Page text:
- Let it rest before serving with a side of choice.
"Use a simple rub of kosher salt and black pepper for a classic Kansas City-style smoked brisket to get nice burned edges while letting the beef's taste dominate."
- Aaron Franklin, American Pitmaster
- How to Smoke a Brisket in an Electric Smoker?
- Brisket Smoking: Fat Side Up Or Down?
- Slow Cooker Brisket Recipe
Pro Tips For Making Delicious Burnt Ends
Below are my tips for making delicious burnt ends.
1. Separate The Point From The Flat
The flat and the point are the components of a whole brisket, commonly known as packer brisket.
The flat is the primary cut, which you will uniformly slice for brisket, whereas the point is the fattier, more atypically shaped portion of the brisket. Before placing the flat on your pellet grill, clip the point end off it.
Separating these sections increases the surface area that will be exposed and provide the most potent flavor.
2. Choose The Right Wood Pellets
Burnt ends are well known for having a distinct, potent BBQ flavor. Therefore the pellets may be the most crucial flavor layer here! In general, the more smoked the briskets are, the better they taste because the flavor is in the smoke.
I recommend using a premium 100% hardwood pellet like hickory wood for its potent flavor. All that surface area will produce a lot of smoke flavor, so use a high-quality pellet.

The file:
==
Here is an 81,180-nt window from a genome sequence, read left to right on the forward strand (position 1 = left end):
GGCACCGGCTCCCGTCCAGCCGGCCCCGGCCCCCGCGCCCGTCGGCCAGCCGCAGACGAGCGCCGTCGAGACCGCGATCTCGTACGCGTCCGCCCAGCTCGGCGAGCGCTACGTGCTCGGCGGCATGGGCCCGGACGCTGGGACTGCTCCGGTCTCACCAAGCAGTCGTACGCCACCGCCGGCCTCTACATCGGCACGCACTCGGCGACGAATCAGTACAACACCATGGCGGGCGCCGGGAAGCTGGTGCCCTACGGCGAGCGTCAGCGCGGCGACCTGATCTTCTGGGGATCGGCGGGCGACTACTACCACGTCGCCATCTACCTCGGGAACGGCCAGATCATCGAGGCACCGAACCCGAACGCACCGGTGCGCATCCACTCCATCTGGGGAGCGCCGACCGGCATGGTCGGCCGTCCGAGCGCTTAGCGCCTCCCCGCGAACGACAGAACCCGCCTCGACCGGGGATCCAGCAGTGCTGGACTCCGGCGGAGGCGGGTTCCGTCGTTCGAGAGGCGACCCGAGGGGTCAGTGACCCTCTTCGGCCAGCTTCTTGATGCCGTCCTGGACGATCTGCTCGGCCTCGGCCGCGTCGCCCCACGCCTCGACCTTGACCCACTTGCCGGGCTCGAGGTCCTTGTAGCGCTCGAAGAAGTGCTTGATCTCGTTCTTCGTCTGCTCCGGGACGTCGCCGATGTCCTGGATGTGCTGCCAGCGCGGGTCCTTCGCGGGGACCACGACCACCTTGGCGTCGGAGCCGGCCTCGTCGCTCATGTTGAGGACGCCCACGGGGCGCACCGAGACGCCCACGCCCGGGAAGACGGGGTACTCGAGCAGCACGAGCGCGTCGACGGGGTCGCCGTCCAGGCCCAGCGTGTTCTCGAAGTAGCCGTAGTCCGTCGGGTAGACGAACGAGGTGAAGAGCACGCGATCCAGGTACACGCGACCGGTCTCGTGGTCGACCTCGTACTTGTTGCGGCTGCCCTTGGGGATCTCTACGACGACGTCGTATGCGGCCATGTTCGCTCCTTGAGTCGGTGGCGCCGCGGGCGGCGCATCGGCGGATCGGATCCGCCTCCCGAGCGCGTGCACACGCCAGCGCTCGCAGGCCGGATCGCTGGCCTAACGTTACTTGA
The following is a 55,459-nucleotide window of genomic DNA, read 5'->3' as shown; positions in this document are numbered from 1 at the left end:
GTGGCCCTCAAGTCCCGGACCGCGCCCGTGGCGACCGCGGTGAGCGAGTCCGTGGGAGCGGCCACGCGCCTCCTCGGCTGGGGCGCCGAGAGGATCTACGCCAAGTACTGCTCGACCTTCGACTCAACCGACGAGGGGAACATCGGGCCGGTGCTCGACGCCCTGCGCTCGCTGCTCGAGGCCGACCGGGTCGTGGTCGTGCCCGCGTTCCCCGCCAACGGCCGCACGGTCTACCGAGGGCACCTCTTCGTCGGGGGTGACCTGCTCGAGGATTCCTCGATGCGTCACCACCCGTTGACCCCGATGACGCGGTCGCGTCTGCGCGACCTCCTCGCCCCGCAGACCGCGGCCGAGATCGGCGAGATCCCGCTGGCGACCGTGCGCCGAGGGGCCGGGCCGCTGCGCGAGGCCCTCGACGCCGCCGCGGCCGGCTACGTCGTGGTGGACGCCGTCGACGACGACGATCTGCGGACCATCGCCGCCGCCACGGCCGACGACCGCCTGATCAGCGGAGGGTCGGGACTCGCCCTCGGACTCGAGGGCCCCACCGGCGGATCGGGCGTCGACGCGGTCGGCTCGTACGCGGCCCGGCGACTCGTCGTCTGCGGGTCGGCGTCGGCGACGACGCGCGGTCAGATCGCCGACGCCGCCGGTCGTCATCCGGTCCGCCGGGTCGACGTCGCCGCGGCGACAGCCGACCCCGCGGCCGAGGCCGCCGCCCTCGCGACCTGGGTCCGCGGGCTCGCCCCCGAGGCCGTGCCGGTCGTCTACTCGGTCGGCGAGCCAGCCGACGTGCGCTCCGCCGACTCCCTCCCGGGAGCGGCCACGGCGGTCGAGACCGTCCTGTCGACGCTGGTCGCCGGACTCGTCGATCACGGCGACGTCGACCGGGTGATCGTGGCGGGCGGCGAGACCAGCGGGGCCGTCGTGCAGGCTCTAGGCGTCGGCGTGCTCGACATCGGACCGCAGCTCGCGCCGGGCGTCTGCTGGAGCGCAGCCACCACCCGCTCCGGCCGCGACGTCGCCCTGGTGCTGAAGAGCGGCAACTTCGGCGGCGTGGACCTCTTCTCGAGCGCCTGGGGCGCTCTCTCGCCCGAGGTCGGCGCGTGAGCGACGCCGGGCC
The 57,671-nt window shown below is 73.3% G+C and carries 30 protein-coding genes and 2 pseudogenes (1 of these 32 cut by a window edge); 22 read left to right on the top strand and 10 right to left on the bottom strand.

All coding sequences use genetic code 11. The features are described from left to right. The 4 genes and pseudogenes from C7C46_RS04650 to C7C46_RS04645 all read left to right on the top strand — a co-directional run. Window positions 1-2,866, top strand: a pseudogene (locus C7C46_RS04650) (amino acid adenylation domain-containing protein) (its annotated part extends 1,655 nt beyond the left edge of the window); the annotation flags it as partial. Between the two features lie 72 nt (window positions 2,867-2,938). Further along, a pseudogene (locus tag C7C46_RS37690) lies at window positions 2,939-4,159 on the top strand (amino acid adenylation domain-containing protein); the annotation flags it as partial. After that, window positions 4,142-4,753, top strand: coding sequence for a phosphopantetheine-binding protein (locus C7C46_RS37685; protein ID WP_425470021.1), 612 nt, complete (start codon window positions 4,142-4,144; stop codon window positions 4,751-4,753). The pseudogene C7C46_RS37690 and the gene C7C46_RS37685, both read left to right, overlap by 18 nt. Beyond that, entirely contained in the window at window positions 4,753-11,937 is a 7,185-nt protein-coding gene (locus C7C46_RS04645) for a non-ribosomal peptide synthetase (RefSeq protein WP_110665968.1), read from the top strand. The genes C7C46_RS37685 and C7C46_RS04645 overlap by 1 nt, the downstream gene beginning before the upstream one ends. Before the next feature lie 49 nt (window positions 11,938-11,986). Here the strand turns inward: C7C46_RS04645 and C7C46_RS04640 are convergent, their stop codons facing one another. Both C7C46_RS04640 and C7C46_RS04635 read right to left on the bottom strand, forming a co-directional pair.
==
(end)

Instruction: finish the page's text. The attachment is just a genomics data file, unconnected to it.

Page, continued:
Also Read: How Are Wood Pellets Made?
3. Make Your Barbecue Sauce The Day Before
When making burnt ends, you bring the point ends to the smoker for one more brief smoke in a sauce you love.
The sauce can merge its flavors if prepared a day in advance. While making the sauce for this dish, go heavy on brown sugar, molasses, or Coke.
What To Serve With Burnt Ends?
You should serve burnt ends with baked beans, coleslaw, roasted potatoes, or mac and cheese.
I assure you that your guests will enjoy these tiny smokey bits, no matter what you decide to serve them with.
Generally, if it's something you would typically see and eat with other sorts of BBQ dishes, it should also work well with your BBQ burnt ends.
What Do Burnt Ends Taste Like?
Burnt ends have a deep sweetness and rich smoky taste due to the caramelization process and fat rendering.
Are Burnt Ends Pork or Beef?
Burnt ends are usually beef. However, pork belly has also become a popular choice lately.
Why Are They Called Burnt Ends?
They are called burnt ends because the meat has been cooked to charring on the exterior. Burnt ends, however, are not burned.
Should You Try Burnt Ends?
Brisket burnt ends are incredibly tender, sweet, and salty in every bite. Rich BBQ sauce is used to slowly smoke, braise, and caramelize brisket points. For a perfect sandwich, pile them thick on buns or serve them on a platter during family game night.
Whenever I feel like having tasty, slow-smoked burnt ends, I turn to ButcherBox because I know they won’t disappoint with their premium beef cuts.
As a company dedicated to sustainable practices, they deliver hormone and antibiotic-free meat that’s guaranteed to pick your recipes up a notch.